What the best pressure washer has
- A power level that suits your needs. For intensive cleaning, consumer-grade gas pressure washers blast at pressure levels as high as 3,100 PSI, while commercial models can top 5,000 PSI -- but more power doesn't always mean better. Experts warn that getting a machine with a higher PSI rating than recommended for your job is not only overkill, but also makes it easier to damage paint finishes or outdoor products like lawn furniture when used improperly. Select a higher-PSI model only if you really need it.
- Maintenance requirements you can handle. Gas pressure washers are powerful, but keep in mind that they require regular servicing and maintenance -- and see our note about gas requirements below. Electric models may not be as powerful, but experts say they can handle most household jobs -- plus, they don't have the same maintenance needs.
- An adjustable water spray. There are two ways to alter water pressure and scope: Use an adjustable spray nozzle or change the spray tip. Either method lets you adjust the pressure washer to deliver anything from a fan-like spray that is easy on painted surfaces to a high-pressure, high-water-volume blast for scouring mold and grime.
- Easy setup and maneuvering. Moving a pressure washer is easier if there are large wheels and storage for the trigger, power cord and water hose. Also, large, sturdy wheels will keep the machine from tipping while you are spraying.
- Pump protection. The best electric pressure washers stop the pump as soon as the trigger is released; and high-quality gas pressure washers use a thermal relief valve to circulate cool water through the pump when you aren't spraying. Both methods keep the pump from overheating, which is a leading cause of pump failure.
- Appropriate warranty coverage. Pressure washers don't have very long life spans -- even the best models last only several years according to reviewers. Be sure to look for an electric pressure washer with a one-year warranty at a minimum; gas pressure washers should also provide at least one year coverage, with extended coverage for critical parts like the motor. The warranties for accessories, such as hoses and spray tips, are typically short -- figure about 90 days.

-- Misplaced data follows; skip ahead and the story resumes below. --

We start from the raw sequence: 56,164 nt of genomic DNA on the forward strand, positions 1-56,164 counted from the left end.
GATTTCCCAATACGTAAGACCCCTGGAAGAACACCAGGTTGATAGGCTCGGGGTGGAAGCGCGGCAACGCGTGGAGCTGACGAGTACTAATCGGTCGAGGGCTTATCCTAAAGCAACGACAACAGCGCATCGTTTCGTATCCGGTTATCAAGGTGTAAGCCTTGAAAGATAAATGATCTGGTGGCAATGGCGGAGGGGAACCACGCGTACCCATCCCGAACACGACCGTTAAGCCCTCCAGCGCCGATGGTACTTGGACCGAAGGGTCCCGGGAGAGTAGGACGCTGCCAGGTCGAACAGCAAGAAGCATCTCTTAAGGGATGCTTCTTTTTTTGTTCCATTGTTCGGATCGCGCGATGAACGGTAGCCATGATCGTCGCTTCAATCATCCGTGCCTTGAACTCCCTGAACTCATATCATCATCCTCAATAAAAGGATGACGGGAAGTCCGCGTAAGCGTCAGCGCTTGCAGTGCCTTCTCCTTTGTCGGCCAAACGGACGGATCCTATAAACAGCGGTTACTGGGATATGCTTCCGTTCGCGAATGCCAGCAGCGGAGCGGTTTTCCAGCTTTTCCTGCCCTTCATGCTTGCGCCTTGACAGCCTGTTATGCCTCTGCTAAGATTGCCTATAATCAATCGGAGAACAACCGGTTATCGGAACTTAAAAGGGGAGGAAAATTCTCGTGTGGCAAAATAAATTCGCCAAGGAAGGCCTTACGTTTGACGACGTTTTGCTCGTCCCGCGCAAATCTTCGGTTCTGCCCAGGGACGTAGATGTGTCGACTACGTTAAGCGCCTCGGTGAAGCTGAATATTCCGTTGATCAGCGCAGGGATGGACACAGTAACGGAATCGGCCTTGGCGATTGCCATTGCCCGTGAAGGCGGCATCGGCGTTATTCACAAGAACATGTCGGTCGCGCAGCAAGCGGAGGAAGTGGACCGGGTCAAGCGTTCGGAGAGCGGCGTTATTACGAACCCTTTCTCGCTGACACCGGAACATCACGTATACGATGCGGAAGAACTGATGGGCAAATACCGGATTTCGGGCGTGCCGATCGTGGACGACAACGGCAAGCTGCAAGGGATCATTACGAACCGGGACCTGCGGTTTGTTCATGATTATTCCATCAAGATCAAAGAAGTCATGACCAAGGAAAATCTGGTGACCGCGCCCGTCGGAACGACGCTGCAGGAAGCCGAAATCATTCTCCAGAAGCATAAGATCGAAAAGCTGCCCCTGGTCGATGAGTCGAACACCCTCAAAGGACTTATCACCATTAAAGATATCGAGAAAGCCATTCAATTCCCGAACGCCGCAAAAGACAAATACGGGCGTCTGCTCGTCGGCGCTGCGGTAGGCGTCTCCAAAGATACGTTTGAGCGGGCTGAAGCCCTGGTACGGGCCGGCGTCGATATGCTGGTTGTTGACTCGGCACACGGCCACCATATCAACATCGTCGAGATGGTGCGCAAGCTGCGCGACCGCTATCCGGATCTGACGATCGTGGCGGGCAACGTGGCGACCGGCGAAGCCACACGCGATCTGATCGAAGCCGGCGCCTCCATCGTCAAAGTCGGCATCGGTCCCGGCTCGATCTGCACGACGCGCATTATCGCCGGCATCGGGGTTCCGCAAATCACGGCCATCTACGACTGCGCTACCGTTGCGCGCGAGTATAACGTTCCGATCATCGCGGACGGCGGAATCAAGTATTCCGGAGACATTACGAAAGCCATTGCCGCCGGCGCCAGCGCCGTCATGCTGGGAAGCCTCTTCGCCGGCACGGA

Know before you go
How will you use your power washer? The answer will determine how much power you'll want and how much money you'll need to spend. Contractors and professional painters will want to invest in a commercial pressure washer with outputs that can reach 5,000 PSI. However, be prepared to dip more deeply into your wallet as these start at over $1,000 and go up from there as power and build quality increase. For homeowners that use a power washer for big cleaning jobs or want to prepare a surface for painting, you may want to opt for a gas-powered model with a PSI of 3,100, which can run $400. A less-powerful gas model, or a quality electric power washer for moderate clean ups, such as washing a car, can be had for still less, $150 to $200. If you just want to wash down some outdoor furniture or play equipment, an electric, handheld model, at about $100 or less, could be just the answer.